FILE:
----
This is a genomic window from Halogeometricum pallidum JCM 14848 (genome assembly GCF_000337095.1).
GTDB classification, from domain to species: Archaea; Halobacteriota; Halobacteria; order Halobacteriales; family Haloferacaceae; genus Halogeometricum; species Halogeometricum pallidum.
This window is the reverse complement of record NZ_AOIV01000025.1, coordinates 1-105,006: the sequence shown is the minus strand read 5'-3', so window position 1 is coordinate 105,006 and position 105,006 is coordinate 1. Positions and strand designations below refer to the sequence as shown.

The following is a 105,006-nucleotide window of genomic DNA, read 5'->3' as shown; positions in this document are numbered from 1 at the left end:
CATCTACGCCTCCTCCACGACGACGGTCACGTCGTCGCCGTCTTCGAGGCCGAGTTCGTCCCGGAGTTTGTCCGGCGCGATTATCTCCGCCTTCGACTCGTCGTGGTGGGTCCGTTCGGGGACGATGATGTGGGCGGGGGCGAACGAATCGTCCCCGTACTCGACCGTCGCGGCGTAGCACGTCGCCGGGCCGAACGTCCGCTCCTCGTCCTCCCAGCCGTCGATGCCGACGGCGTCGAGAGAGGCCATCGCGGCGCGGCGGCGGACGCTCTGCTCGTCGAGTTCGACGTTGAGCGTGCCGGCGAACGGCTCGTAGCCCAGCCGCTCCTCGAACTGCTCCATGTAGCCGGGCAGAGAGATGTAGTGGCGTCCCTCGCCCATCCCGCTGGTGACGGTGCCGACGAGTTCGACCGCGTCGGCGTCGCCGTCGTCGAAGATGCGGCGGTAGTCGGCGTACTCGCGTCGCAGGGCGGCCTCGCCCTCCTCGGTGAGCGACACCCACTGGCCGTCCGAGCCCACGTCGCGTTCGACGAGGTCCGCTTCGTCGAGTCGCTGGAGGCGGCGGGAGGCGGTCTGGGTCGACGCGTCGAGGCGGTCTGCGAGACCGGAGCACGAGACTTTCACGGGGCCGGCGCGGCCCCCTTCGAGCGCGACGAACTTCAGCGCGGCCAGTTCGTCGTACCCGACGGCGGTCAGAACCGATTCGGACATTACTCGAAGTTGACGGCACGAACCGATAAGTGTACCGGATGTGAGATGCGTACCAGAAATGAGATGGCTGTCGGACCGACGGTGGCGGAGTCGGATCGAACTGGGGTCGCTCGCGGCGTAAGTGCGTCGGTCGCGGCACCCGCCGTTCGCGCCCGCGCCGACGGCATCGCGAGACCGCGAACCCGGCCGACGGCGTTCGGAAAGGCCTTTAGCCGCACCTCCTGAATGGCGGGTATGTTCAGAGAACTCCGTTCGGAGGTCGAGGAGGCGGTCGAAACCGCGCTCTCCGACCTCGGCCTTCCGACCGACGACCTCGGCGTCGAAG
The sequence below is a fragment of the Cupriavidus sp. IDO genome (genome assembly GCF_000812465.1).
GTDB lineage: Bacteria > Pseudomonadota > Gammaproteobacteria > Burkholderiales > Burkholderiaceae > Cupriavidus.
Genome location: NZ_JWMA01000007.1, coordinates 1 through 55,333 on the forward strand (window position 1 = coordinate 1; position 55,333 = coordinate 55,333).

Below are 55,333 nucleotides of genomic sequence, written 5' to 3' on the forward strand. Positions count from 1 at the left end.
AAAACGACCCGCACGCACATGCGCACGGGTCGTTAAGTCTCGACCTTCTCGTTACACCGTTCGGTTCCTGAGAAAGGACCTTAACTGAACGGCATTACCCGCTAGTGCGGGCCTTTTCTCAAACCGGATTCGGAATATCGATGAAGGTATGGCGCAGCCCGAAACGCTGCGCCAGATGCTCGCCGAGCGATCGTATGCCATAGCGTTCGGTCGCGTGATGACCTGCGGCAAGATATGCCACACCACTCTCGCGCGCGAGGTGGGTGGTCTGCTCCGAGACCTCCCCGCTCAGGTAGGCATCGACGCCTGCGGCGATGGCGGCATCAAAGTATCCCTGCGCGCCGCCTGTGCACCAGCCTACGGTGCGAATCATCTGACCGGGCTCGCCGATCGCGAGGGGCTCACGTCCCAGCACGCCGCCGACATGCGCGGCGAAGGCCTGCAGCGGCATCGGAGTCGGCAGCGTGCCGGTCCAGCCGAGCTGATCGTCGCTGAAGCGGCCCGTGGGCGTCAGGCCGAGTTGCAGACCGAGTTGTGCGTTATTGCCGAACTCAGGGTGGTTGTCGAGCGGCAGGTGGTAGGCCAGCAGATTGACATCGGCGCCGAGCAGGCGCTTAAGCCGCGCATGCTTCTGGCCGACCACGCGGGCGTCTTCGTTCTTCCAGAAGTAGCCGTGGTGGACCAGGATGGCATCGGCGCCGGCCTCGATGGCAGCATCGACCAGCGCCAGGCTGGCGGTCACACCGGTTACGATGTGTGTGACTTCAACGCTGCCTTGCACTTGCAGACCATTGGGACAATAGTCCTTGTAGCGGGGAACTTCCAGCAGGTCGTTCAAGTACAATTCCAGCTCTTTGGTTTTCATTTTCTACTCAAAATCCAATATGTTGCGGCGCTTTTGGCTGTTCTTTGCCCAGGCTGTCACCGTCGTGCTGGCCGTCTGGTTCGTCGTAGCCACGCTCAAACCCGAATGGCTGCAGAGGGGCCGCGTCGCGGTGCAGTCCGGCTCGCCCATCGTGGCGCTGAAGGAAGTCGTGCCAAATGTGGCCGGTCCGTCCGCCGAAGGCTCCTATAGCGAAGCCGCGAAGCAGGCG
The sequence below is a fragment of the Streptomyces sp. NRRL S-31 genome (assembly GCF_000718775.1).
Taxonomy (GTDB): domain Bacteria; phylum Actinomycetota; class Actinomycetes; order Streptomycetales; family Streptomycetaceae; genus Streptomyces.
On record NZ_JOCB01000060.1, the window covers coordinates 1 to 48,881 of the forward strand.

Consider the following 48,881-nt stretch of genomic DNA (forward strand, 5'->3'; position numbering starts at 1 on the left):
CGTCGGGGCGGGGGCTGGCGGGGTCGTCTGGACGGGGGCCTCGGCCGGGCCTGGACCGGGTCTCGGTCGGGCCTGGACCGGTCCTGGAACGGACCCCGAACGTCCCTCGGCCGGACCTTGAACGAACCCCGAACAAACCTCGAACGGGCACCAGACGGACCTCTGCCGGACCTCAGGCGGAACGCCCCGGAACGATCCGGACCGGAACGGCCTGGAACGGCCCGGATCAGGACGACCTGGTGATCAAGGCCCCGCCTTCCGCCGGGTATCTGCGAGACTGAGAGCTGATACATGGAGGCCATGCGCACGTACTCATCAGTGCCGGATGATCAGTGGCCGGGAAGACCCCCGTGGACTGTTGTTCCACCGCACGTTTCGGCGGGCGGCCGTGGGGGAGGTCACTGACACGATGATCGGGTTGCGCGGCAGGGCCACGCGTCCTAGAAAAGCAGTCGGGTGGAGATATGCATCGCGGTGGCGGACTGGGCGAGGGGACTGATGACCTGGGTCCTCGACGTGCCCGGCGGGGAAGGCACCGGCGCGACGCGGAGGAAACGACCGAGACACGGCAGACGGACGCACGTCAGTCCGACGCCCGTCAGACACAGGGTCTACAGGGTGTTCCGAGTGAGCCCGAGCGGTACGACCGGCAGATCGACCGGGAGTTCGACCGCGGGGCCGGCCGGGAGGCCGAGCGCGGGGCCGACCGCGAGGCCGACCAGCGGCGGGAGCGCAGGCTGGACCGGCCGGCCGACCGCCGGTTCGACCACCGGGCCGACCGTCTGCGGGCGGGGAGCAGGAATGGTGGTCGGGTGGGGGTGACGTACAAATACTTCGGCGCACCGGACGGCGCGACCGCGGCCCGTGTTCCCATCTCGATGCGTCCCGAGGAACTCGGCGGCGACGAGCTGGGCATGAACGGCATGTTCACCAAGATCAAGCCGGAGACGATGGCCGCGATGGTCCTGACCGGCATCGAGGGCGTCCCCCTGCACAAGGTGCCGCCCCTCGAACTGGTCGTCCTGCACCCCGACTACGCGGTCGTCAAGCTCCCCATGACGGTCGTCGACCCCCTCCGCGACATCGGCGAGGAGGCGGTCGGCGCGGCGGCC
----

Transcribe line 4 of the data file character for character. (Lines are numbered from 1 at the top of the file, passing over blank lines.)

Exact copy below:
The following is a 105,006-nucleotide window of genomic DNA, read 5'->3' as shown; positions in this document are numbered from 1 at the left end: